Clavier Companion - July/August 2017 - 52
Stress reduction at the piano
t's exciting to see a student
advance after years of diligent work, but often the
thought of moving on to larger works is daunting and stressful,
especially for those students juggling too many activities. That big
piece will never be finished, and
One solution for student
burnout is Felix Mendelssohn's late-intermediate
"Venetian Gondola Song" (often titled "Venetian
Boat Song") Op. 30, No. 6, one of the forty-eight
Songs without Words. Though the piece is available
in multiple editions, I like the Schirmer Performance
Edition, Selections from Songs without Words,
(Schirmer/Hal Leonard). This Schirmer collection is
edited by Immanuela Gruenberg and includes access
to online performances.
Imagining a gondola ride through the canals of Venice
is a perfect activity for any overworked student (or
teacher). In Op. 30, No. 6, a fifty-five-measure barcarolle in
F-sharp minor, a gently flowing left-hand figure suggests
calm waters. Patterns are repeated, and the tempo is
relaxed. Instruct students to follow the fingerings and to
carefully practice the jumps that span an octave or more;
muscle memory will soon take over. Students should
also be careful with balance, and listen for a singing tone
and expressive melody in the right hand. Any repeated
notes (as seen in measures 7-10) should not stagnate; a
crescendo will give them direction.
At measure 24, double thirds create a duet with
the right-hand melody. The fingering in the score will
make playing this section a breeze.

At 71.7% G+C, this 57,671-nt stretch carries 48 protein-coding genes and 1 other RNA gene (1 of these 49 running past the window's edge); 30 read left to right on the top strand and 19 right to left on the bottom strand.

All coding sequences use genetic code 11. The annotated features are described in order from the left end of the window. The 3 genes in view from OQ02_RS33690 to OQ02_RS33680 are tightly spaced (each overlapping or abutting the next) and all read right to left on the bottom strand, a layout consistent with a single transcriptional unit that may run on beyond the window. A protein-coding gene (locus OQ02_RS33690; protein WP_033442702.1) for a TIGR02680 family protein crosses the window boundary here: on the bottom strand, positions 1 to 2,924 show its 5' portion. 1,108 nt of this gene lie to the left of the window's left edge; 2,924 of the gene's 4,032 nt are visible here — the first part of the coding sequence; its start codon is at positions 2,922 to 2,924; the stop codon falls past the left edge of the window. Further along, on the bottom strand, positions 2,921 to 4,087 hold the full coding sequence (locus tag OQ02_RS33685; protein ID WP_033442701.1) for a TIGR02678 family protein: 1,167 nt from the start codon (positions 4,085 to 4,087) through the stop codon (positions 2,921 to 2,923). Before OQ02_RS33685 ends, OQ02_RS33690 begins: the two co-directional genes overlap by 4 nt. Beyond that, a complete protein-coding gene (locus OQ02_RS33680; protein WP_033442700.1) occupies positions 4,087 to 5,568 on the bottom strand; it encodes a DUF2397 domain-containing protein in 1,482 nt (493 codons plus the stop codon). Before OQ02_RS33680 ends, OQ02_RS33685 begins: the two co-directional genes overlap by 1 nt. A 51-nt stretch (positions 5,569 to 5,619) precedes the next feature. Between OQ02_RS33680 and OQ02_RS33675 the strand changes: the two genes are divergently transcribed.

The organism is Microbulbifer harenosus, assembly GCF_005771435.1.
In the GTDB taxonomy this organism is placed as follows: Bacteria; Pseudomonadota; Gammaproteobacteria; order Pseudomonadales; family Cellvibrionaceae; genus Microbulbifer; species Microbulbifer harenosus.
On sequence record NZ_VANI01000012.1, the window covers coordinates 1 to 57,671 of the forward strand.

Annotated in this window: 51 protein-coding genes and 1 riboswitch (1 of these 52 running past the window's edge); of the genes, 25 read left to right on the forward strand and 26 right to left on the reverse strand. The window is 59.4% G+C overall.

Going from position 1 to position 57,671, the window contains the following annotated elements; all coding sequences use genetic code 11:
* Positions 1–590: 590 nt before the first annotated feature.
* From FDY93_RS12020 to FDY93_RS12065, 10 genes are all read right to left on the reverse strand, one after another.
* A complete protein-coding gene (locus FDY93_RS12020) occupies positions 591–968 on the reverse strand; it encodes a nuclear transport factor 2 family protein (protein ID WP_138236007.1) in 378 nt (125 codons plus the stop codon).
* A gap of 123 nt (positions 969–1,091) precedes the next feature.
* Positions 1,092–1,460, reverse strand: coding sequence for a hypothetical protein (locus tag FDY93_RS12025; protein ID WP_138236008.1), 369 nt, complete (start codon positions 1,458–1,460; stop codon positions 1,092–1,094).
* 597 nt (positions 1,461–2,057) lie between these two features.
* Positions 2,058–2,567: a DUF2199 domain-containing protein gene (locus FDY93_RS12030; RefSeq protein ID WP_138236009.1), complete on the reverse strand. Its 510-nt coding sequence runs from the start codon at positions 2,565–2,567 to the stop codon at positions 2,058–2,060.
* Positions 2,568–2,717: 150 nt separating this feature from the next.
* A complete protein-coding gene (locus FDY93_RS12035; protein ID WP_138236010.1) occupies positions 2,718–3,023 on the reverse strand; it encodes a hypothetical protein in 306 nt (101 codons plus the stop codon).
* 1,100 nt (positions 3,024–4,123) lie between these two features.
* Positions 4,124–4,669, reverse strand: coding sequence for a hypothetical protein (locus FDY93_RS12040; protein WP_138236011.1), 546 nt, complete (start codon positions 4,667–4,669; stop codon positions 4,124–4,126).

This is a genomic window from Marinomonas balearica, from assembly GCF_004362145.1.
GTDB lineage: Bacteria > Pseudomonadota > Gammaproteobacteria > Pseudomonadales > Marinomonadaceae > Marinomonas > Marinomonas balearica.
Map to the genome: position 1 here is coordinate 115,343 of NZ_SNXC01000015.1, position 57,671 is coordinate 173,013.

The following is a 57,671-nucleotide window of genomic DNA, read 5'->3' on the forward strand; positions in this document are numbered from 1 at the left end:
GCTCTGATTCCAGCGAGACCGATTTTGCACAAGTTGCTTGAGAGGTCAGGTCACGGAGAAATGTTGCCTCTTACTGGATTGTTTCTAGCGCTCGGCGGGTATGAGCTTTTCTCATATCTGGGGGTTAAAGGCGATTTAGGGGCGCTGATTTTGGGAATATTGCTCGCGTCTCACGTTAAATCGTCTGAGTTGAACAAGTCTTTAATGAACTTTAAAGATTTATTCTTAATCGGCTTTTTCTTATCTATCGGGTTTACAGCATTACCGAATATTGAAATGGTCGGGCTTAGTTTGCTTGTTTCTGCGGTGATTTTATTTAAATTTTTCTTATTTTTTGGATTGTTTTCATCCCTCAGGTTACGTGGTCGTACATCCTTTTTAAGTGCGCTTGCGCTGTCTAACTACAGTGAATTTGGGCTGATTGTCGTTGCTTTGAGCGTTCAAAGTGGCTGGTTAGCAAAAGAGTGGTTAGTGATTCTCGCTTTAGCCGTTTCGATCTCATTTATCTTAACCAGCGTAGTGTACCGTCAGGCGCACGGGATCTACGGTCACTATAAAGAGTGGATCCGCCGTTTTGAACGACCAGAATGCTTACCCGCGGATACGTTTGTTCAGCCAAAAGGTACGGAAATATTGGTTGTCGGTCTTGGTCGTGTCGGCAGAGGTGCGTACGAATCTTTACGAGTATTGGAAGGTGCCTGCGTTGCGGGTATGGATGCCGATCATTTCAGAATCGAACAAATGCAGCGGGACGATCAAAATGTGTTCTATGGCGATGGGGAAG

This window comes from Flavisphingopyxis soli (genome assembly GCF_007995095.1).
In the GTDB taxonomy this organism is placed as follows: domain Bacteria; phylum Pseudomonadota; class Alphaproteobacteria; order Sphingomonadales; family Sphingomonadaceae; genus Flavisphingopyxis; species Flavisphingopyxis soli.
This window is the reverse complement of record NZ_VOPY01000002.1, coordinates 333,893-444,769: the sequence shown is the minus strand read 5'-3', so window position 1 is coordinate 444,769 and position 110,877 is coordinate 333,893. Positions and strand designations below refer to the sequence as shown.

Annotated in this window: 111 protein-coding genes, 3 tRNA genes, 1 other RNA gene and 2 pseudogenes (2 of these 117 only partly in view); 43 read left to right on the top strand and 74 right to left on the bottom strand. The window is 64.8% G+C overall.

Undoubtedly, the dramatic trill in measure 33 is the
highlight of the piece. Mendelssohn indicates a huge
dynamic range, pianissimo to sforzando. Rubato is
appropriate, and at the discretion of the performer.
Encourage students to take time away from the
piano to study the score. How does Mendelssohn
use scales? How often does he begin a measure with
the tonic in the bass? How prevalent are dominant
chords? These questions can easily tie in with any
theory lesson on minor keys.
Most of the Songs without Words are more
advanced, but, in the Schirmer edition, seven of the
fifteen selections are only two pages long. Why stop
at just one? My students also love Op. 30, No. 3,
"Consolation"; Op. 102, No. 3, a lively tarantella; and
Op. 19b, No. 6, another "Venetian Gondola Song."
Got a Pupil Saver? We love to hear from you. If
you are interested in submitting your Pupil Saver
for consideration, please contact Susan Geffen at
Carmen Doubrava is an active adjudicator,
accompanist, teacher, and performer who has
performed in Texas, Michigan, New York, Colorado,
Wisconsin, and at the U. S. Department of State. She
lives in Carrollton, Texas, and has been featured in
articles in Keyboard Companion, Clavier, and The
Dallas Morning News.